Naturally enough, the Armenian-Azerbaijani war soured Baku’s relations with Tehran. As a result, its clear pro-Armenian stance prevented Iran from becoming a mediator in that armed conflict. Iran has stayed aside from the process of concluding a truce and working out an agreement. This undermined Iran’s image as an influential Caucasus state and caused a certain discontent in Tehran.
This is probably why Tehran sided with Armenia on the issue of the so-called Zangezur corridor - a route to connect the Azerbaijani enclave of Nakhichevan with the mainland, and provide a land route to Turkey (and what is important for Ankara, to connect Turkey with the Caspian Sea coast of Azerbaijan and further on with the Turkic republics of Central Asia).
Azerbaijan's position is well known: Armenia should provide free transport links on its territory (40 km) (with a status legally assigned to Azerbaijan, without customs, etc.). Yerevan is not ready for this, fearing a subsequent seizure of its territories, and demands customs control at entry and exit. Baku, with the clear support of Turkey, intends to open the transport route by all means. Actually, Armenia is not against the opening of this route via its territory, provided that the entire infrastructure remains under its control.
It is more than just formal grievances, however, that explain Iran's attitude towards the Zangezur corridor, but practical deeds. Tehran fears that the new transport route may be used by Baku in the future as a pretext for blocking the Iran-Armenia-Georgia-Russia route.
Moreover, (and, maybe most importantly), Tehran is worried about Turkey's active offensive policy in the regions bordering the Islamic Republic. The commissioning of the Zangezur corridor will create conditions for Turkish-Azerbaijani control, including military, over the entire northern border of Iran from the confluence of the Soray and Araks rivers in the West to Astara in the East, and on the Caspian coast. The transit of goods and energy resources from Iran via Armenia will be controlled by Ankara and Baku. This will surely weaken the military-political and trade-economic positions of Iran, primarily in the Caucasus region. According to President Aliyev, large-scale work to establish the Zangezur corridor is already underway in Azerbaijan. A railway and a highway are being built in Zangilan, and airports too. “I think that we will complete the work on our territory within two years, because the amount of work here is very large. The length of the railway and highway on Armenian territory is 40 kilometers,” President Aliyev says. “This may take 1-1.5 years. This is what we are waiting for.” But is this what Iran is waiting for?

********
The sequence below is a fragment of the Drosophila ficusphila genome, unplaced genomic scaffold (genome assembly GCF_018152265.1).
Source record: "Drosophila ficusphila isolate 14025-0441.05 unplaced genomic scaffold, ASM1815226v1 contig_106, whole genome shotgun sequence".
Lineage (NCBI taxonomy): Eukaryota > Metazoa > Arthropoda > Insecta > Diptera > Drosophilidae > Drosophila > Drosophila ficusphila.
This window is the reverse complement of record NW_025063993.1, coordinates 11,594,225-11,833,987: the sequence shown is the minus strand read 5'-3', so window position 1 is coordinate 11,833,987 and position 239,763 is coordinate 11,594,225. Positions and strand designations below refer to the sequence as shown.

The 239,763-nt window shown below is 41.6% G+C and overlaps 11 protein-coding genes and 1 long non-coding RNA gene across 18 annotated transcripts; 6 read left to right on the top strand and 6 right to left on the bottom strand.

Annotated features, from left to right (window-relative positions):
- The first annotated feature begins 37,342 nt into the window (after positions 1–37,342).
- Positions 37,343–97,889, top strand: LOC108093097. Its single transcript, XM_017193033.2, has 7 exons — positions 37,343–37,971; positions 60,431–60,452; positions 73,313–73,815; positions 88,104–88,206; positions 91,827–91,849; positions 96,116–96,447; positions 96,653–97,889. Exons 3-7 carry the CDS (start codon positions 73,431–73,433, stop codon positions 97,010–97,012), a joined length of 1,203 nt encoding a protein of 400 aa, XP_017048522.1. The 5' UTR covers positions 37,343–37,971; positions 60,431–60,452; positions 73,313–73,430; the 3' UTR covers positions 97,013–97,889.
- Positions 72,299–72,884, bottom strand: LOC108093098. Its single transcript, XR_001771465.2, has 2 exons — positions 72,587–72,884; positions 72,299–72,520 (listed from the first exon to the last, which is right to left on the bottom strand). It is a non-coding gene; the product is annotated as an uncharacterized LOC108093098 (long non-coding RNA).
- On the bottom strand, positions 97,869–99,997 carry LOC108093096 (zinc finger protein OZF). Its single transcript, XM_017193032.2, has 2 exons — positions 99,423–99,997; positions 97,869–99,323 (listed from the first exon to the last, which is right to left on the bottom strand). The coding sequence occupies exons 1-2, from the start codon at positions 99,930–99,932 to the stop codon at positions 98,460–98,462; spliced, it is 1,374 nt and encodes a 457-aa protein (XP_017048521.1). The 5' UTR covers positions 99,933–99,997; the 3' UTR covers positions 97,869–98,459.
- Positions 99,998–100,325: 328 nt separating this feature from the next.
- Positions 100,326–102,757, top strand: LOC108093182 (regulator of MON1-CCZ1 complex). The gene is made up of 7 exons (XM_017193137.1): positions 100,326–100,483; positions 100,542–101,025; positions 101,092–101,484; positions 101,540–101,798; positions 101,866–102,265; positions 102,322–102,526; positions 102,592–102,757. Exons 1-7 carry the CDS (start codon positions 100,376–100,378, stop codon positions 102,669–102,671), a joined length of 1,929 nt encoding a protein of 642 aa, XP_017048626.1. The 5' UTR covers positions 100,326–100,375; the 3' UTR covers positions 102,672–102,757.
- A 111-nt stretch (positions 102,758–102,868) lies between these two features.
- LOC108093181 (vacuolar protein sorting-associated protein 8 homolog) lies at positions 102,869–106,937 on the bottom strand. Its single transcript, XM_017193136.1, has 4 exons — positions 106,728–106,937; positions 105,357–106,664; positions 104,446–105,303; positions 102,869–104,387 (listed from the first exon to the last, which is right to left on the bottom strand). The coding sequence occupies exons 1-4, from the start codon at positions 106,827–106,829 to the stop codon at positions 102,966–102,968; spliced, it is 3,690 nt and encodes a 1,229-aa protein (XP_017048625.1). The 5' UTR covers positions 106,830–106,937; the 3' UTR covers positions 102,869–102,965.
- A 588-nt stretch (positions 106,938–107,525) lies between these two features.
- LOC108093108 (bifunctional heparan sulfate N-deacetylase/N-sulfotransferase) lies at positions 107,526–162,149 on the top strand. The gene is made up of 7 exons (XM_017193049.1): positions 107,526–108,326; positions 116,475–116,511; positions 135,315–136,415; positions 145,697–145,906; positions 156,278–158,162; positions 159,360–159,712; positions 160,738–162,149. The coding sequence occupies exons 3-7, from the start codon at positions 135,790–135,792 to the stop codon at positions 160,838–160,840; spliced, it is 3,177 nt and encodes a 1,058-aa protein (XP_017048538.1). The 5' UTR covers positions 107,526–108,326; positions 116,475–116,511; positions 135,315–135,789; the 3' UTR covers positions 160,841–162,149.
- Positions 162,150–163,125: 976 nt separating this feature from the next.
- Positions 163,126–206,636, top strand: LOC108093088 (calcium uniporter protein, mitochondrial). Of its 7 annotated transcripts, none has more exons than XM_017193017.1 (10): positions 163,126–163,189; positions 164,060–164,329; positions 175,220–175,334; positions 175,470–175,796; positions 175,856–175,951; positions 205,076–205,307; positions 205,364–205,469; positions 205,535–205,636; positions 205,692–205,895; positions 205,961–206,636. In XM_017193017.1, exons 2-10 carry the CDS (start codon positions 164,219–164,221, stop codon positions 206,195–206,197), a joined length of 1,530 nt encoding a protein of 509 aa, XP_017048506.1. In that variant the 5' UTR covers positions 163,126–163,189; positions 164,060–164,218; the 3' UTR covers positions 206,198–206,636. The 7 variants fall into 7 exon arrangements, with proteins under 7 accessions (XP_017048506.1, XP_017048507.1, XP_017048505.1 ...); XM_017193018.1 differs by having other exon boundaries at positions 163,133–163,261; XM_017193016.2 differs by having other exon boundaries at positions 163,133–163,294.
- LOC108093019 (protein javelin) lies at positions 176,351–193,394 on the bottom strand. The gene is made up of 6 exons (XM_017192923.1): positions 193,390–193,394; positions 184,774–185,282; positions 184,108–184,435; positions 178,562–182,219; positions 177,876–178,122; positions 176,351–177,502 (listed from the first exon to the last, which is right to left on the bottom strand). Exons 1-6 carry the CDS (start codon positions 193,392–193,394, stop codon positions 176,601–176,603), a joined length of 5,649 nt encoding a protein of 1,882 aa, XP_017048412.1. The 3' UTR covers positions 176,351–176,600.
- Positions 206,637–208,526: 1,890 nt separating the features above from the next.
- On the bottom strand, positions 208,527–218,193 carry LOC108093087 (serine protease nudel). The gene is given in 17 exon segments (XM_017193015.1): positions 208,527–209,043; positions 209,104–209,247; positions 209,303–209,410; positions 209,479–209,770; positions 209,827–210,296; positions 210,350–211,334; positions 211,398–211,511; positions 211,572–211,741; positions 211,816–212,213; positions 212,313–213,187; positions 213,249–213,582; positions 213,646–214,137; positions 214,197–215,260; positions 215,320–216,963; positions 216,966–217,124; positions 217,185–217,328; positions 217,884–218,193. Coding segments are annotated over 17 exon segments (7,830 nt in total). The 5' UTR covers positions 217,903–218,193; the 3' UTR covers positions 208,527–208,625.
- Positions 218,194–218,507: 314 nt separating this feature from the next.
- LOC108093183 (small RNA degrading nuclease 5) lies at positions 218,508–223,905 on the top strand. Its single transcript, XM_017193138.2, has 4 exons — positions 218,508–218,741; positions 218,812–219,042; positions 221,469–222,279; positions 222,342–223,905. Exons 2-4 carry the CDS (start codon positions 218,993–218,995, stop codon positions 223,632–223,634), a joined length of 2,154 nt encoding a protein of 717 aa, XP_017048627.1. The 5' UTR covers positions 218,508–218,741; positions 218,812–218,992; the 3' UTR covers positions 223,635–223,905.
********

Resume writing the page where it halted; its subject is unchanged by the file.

Iran is concerned about the global initiatives of Turkey, which is strengthening the bloc of Turkic states, which Ankara demonstrated at the 9th summit of the Organization of Turkic States (OTS), held on November 11 in Samarkand, Uzbekistan. But before that, at the regional level, in the South Caucasus, Turkey provided effective assistance to Azerbaijan in the war against Armenia and became its de jure military and political ally under the well-known “one people, two states” slogan. 
As part of its historic confrontation with Turkey in the Caucasus, Iran seeks to preserve its interests and prevent a unilateral strengthening of Turkey’s position in the region. At the same time, Ankara's official support for Baku clearly makes Azerbaijan Turkey's closest ally in the region. According to Tehran, Ankara is thus undermining the geopolitical balance in the Caucasus region. Iran is equally wary of the growing potential of Azerbaijan, which gained confidence in its own forces following its victory in Karabakh.
Perhaps, this would not cause a particular problem, if it were not for one fact that I mentioned before – there are between 15 million and 35 million ethnic Azerbaijanis now living in Iran, and just above 10 million in Azerbaijan.  This was, and remains a serious problem for both Tehran and Baku.